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Bazodee’s offerings invite a taste of Caribbean flavors into your home.
For Debra Sandler, CEO and Sauce Boss at Morristown, New Jersey-based Mavis Foods, LLC, makers of Bazodee pepper sauce marinades and seasonings, adding new products to her existing line of offerings for Caribbean flavors couldn’t have come at a worse time. As the pandemic was announced earlier this year and lockdowns advised, Sandler introduced two new products — Real Trini Curry and Tamarind Dipping Sauce.
“My goal is to promote Caribbean flavors and food to as many people as possible and, there is huge opportunity for that,” she shares. “What the market considers ethnic sauces have continued to grow and the Caribbean sauces are a tiny portion of that. Some people say why get into that because it’s so small. I look at that and say there is a lot of opportunity, especially because, like any other ‘ethnic sauce,’ it’s not just people from that ethnicity that are interested in it.”
Celebrating Caribbean Flavors
The two new products added this year to Bazodee’s original trio of sauces (Soca Sauce, Marvelous Marinade and Hot Hot Soca Sauce) launched in 2018 are the Real Trini Curry, designed for folks who want curry but don’t have the time or effort to do it the traditional way, and the Tamarind Dipping Sauce is sweet and thick and gives a different flavor profile to any dish. All Bazodee sauces are gluten-free, preservative-free and non-GMO.
Sandler’s Venezuelan and Trinidadian heritage influences the products Caribbean flavors. Bazodee is a Trinidadian word meaning head over heels in love with something or someone. “From the time we first launched, we have an innovation pipeline of sauces that we thought would complement the line, with the message of healthy east Caribbean cooking,” shares Sandler, who brings 35 years of food industry experience to the company.
Sandler runs lean operations with a core team consisting of her aunt, the chief inspiration officer/R&D, her daughter who is chief marketing officer, and her fiancé, the chief financial officer. Products are sold on the website and via Amazon and ship nationally in the United States, but Sandler has plans to expand into Canada next year. While that’s the number one request, there’s another request for Caribbean flavors Sandler is addressing as well.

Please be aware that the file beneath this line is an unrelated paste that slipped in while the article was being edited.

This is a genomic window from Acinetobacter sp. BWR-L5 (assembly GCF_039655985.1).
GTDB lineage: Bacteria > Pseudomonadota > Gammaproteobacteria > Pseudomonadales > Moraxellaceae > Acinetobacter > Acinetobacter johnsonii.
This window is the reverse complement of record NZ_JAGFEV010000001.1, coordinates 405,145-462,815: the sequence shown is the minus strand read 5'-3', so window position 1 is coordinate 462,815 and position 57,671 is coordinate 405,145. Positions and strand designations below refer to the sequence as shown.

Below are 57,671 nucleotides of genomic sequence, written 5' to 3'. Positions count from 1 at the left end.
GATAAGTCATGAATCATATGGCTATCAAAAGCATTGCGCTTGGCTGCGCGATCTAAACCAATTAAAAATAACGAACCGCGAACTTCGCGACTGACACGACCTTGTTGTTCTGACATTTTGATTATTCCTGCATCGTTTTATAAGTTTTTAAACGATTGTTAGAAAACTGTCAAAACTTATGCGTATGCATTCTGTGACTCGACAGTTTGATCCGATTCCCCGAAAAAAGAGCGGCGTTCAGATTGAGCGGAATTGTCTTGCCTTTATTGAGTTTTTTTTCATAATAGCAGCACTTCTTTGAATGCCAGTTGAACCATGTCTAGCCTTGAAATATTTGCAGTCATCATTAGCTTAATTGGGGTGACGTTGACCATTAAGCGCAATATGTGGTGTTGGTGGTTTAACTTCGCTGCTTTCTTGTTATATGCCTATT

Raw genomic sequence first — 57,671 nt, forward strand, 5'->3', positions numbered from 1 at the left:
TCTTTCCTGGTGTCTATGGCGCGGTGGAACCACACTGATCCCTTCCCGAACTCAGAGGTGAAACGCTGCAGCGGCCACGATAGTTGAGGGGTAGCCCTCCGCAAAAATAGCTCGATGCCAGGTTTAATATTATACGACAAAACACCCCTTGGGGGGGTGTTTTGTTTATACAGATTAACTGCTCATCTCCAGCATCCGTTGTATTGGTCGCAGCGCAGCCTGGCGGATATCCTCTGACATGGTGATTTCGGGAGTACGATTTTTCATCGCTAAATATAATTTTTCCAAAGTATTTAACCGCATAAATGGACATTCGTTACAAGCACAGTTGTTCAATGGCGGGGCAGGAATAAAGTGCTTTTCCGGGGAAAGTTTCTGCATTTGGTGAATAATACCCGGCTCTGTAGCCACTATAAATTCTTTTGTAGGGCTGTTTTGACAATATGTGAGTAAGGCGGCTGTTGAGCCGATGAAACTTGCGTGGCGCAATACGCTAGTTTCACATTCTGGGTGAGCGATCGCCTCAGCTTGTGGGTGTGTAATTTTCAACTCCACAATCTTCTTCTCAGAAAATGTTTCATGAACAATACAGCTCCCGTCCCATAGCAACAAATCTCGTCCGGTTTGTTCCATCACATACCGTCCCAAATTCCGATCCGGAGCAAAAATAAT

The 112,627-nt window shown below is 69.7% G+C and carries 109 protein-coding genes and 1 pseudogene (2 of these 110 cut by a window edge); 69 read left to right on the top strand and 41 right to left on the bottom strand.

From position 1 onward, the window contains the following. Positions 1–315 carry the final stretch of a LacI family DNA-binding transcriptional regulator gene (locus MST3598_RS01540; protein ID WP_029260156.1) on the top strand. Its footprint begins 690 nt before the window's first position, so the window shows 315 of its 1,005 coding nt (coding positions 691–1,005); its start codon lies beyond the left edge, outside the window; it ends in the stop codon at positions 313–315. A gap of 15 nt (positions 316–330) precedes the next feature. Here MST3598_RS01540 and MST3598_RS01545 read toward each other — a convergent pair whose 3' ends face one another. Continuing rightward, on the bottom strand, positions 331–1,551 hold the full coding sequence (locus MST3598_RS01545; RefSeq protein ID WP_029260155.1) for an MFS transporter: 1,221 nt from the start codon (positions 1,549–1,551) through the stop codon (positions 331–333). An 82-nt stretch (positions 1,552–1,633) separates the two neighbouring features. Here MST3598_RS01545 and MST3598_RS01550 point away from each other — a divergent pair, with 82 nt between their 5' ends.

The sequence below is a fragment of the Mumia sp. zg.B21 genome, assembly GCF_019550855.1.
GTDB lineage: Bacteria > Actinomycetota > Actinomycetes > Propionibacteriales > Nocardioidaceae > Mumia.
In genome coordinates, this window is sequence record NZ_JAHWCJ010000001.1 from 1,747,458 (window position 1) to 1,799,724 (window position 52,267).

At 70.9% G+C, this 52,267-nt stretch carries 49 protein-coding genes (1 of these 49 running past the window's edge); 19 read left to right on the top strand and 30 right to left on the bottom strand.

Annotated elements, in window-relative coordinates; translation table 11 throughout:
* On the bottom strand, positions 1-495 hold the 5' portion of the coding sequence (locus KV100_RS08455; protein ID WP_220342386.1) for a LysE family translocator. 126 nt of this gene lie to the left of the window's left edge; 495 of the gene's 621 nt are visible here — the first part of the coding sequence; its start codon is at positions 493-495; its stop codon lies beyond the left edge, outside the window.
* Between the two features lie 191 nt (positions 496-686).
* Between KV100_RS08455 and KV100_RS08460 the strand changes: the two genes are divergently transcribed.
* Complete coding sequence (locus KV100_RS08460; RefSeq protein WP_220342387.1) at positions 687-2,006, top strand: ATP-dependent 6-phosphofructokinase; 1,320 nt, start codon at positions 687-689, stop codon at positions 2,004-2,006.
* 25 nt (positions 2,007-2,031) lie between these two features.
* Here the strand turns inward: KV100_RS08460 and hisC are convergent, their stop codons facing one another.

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“Our Hot Hot Soca Sauce is pretty hot, but there are people that like it even hotter,” she says. For that clientele, Bazodee might have a Hot Hot Hot sauce in the works, with even more scorpion pepper than the current recipe uses.
“Now that we are in this business, what I have learned is in the hot sauce community, they are very passionate about their sauces, and there is a percentage of them always looking for the hottest possible sauces that they can find.”
Learning from the Pandemic
But don’t let all those plans give you the impression that Bazodee wasn’t affected in any way by recent global events. “When the pandemic first hit in March, sales just completely stopped, traffic to the website stopped,” says Sandler.
But as May rolled around and people started commencing normal life a little bit, they also started cooking at home more. “I think that’s where our product became of interest, so we started doing simple weekly video recipes on the website.”
Business started to pick up again, and now Bazodee is gearing up for the holiday season. A sampler gift box of Bazodee’s products with special gift wrap for the holidays is available for the first time on the site and gaining popularity. Fans of the brand can also watch out for a limited run of Bazodee’s sorrel, which sold out last year.
“We are looking to work with a commercial beverage manufacturer to get that out right after Thanksgiving,” says Sandler.
Other aspects of the business have had to morph in response to the pandemic as well. “My career has always been heavy in marketing and we have had to evolve. The more traditional path we were going was not working, so we started experimenting,” she admits.
“From social media to Google ads, to SEO, it literarily has been a year of trial and error.” A foray into home shopping channels such as HSN or QVC has been moved to next year.
“To be honest, I have put a lot on hold because we launched curry and tamarind in the middle of the pandemic,” says Sandler. “We are fortunate that we are still going, but one of the reasons is we are very careful about investment. We have done well, but I would like to see us do better before we continue to add to the line.” As for 2021 and beyond, she adds, “Keep watching for us. We are going to keep investing and moving forward.”
Parlaying Experience into Success
For those in the business with the idea for new products, Sandler shares, “A lot of people have ideas for products…if you believe you have a product that could be successful, the only way you are going to know is to put yourself out there.”
She also warns though against going all out and committing a ridiculous amount of money upfront. “But I encourage folks if you’ve been dreaming and believe you have a product, then find a way to give it a shot.”
Her words of wisdom from her experiences? “I fundamentally believe that when the economy goes through something like what we are going through right now, what history has taught us in the past is that it’s also a time of innovation and entrepreneurism. Pivoting is the most important thing you can do. We will come out of this, we just don’t know when exactly, and we all want to be ready to take advantage of the opportunities to grow at that point of time.”